This morning I had the hangover experience without the benefit of alcohol. Lack of sleep was the culprit, not that last night involved any wild times: a late night movie (Enders Game: not bad), a few book chapters (Postwar: an informative history and analysis of the post WW2 era by Tony Judt), and a Lydia Lunch double album (Widowspeak: not for everyone but inventive) took me into the small morning hours. Then, at the crack of dawn one of my cats started complaining at my door because it isn’t summer outside. I know how he feels.
My wake-up time largely is regulated by my cats, especially in the winter when both are inside all night. I no longer let them sleep in my room since Mini and Maxi (Mini is the big one) have developed unacceptable quirks as they have grown older. Maxi is restless at night: he jumps off the bed, he jumps on the bed, he sticks his nose in my face, he walks on me, he moves from one side of the bed to the other, he cleans, he sneezes, he kneads, etc., etc. I don’t get more than 15 minutes of uninterrupted sleep at a stretch with him allowed in the room. (He conks out in the daytime after all that activity at night.) Mini is happy to let me sleep, but lately she has decided that the litter box, which is at the other end of the house from my bedroom, is an unreasonably distant journey for any cat to be expected to make in the middle of the night. So, she poops on the bedroom carpet instead. Since I refuse to live with the smell of a litter box (or cat poop) in my own bedroom, for the past few months I have locked both of them out of my room at night. That doesn’t prevent them from raising a fuss at my door when they are tired of waiting for me to get up in the morning: this can start anytime between 4:30 and 8:00 a.m. depending on the season and their moods.
With regard to logging hours of sleep, the only variable within my control (other than the choice to be a cat owner at all) is the time I retire for the night. The late evening hours can be spent much more enjoyably than by snoozing through them, however. In consequence I rarely get the traditional 8 hours of sack time. Some days less than others.
There are health consequences to lack of sleep. According to health.com it diminishes memory, longevity, flexibility, creativity, athletic performance, academic performance, attention span, weight loss, sex, and contentment. Yikes! Yet, too much sleep is bad, too. According to WebMD, it increases your risk of diabetes, heart disease, and death. Also, yikes! So what is the right amount? It is different for each person, and the advice here tends to get annoyingly tautological: get the amount that’s right for you, which is the amount that’s right for you. In my case, “more” is probably a safe answer.
I do know from experience, though, that if you stay up long enough, you get something like a high instead of a hangover. In 1974, the last year before hippiedom removed its headbands and donned disco shoes, we knew a lot about highs, but the one I had after staying up 78 consecutive hours (without the assistance of any stimulants other than modest amounts of caffeine) was unlike others I’d experienced. Staying up that long wasn’t a mindless exercise. I had just finished two papers (Impact of a Vulnerable Grain Supply on the Imperialism of Fifth Century Athens and Demographic and Geographical Aspects of the South African Separate Development Project) and had three days to wrap up two more before their due date: A History of Land Use in the Township of Mendham from Colonial Times to 1974 (about 40 pages plus graphs and notes) and Classical Influences on the U.S. Constitution and the Great Seal of the United States. Fear not: I have no intention of inflicting those page-turners on readers of this blog, and somewhat (only somewhat) regret having obligated my professors to read them, if indeed they did. I finished typing the bibliography to last of those only minutes before class.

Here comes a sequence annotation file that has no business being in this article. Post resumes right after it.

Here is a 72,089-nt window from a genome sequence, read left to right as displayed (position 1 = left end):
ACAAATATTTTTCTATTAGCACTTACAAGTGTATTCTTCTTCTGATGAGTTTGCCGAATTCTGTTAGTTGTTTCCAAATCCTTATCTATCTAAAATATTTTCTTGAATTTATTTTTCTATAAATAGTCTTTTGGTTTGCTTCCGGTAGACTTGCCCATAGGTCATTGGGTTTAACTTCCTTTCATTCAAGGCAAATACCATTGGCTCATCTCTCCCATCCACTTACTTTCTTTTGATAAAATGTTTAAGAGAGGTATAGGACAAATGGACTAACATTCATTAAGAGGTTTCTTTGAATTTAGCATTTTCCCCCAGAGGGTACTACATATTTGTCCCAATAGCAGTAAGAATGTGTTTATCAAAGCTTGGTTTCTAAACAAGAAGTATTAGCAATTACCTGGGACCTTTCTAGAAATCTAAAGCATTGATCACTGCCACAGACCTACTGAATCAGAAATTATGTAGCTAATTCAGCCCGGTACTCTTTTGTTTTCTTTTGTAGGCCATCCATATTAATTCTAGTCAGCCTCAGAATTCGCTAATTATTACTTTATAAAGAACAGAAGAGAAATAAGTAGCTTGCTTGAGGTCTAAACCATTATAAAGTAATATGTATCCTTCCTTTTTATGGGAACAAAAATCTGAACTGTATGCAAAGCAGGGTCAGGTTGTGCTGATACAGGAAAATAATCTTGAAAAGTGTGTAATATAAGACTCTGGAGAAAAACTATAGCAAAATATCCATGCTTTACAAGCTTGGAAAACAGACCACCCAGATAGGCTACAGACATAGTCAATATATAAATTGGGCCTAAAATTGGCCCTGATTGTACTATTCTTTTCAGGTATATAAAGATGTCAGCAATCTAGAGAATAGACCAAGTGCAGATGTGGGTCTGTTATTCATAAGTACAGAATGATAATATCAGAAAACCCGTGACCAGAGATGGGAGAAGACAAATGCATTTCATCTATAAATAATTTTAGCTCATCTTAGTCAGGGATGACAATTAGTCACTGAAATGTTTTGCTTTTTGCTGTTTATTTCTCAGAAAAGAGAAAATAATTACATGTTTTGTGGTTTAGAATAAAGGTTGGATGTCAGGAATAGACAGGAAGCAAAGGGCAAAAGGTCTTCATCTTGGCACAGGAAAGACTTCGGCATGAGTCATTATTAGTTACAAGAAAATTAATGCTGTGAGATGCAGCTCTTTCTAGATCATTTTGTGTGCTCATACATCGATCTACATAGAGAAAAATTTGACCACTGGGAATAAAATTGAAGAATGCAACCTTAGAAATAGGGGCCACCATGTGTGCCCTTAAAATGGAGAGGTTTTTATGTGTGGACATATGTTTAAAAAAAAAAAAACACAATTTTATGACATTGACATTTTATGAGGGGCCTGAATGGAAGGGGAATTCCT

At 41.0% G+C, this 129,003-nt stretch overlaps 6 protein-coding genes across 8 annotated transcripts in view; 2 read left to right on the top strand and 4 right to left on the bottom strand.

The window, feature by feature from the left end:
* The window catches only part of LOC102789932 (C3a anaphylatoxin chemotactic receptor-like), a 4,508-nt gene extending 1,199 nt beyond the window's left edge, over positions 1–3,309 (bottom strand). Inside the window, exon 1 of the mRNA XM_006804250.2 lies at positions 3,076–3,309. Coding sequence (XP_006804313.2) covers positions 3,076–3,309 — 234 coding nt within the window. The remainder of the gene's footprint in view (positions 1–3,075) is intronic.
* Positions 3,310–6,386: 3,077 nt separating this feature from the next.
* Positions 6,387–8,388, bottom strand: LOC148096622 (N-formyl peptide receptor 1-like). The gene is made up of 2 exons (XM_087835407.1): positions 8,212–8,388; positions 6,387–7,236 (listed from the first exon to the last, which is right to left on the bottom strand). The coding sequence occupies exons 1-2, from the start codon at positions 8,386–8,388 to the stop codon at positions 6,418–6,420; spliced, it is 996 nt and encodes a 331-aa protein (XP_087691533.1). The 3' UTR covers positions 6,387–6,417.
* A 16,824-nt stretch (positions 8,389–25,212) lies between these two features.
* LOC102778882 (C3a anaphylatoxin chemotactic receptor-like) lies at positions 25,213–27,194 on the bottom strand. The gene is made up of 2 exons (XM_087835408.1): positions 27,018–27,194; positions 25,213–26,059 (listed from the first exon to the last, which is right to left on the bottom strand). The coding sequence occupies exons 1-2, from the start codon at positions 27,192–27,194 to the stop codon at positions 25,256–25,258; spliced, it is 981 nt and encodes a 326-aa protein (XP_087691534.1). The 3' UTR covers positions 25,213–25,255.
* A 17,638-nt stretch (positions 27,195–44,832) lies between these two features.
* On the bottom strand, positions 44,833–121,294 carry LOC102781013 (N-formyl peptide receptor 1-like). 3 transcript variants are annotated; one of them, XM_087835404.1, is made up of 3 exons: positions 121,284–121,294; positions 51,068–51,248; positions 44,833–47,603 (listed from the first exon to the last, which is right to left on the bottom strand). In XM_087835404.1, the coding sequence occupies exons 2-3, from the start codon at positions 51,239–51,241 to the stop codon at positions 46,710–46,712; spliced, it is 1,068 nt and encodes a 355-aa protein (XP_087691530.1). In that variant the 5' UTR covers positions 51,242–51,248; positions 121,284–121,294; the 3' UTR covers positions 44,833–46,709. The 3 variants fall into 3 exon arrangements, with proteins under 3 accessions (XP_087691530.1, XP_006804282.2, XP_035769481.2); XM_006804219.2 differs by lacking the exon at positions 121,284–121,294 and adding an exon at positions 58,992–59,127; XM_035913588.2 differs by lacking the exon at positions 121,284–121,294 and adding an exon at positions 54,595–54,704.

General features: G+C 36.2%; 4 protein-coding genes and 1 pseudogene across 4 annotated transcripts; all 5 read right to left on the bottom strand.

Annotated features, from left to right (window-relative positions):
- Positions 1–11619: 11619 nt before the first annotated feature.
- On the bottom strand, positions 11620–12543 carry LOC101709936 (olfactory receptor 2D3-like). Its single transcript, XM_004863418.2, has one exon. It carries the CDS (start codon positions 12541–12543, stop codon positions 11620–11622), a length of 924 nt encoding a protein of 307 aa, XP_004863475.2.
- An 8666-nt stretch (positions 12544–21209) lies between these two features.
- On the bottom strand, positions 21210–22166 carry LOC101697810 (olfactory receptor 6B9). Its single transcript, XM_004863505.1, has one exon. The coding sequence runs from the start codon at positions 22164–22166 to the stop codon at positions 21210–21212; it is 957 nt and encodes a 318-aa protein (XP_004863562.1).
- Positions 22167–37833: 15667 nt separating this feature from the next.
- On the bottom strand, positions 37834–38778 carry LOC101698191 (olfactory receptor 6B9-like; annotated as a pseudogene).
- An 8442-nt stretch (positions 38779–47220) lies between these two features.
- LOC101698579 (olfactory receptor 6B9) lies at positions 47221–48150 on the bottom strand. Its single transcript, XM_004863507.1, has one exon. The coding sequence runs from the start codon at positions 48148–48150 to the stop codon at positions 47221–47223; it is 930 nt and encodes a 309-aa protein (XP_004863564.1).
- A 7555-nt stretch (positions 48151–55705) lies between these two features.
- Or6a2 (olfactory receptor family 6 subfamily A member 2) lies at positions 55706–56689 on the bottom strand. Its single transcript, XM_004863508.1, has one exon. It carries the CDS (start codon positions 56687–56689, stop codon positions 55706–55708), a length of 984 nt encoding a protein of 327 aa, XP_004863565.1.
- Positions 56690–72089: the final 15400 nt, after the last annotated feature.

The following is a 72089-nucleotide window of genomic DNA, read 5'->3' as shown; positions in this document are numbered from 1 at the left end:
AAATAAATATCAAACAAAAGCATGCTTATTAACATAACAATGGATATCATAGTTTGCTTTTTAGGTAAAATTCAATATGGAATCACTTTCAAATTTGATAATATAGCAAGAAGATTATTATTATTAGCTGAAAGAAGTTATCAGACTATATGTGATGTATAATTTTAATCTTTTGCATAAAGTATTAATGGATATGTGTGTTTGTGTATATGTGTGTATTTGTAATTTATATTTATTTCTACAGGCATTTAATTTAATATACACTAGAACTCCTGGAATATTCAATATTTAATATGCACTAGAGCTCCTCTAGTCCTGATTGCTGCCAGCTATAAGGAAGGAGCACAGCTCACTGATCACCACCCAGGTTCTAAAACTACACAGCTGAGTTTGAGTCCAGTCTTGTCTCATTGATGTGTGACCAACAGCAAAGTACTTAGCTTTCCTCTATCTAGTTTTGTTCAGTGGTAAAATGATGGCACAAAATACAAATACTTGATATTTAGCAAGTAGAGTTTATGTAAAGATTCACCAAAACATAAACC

I remember very little about what was in any of those papers, but I remember vividly my walk from my dorm to class in order to turn in the last one. The sense of being tired actually had vanished about 24 hours earlier, and had been replaced by a generalized haziness. The world looked fuzzy and all the sounds were muted. My feet felt as though pillows were strapped to them. Door handles seemed to melt to my touch, though somehow the doors still opened in rubbery fashion when I pulled on them. It was not an altogether unpleasant sensation. I didn’t experience outright hallucinations (seeing what wasn’t there, as opposed to registering oddly what was there) though in all likelihood I was mere hours from that stage. I returned to my dorm room around 3 p.m., lay down on the bed, and woke up 11 a.m. the next morning. It took a while for me to be sure what day it was.
As interesting sensations as those were, however, I don’t really wish to go through the process necessary to repeat them. Come to think of it, now is a good time for a catnap.
I’m guessing Sleeping Beauty’s hours would be considered excessive. Trailer for Maleficent, Disney’s retelling from the viewpoint of the villain, opening May: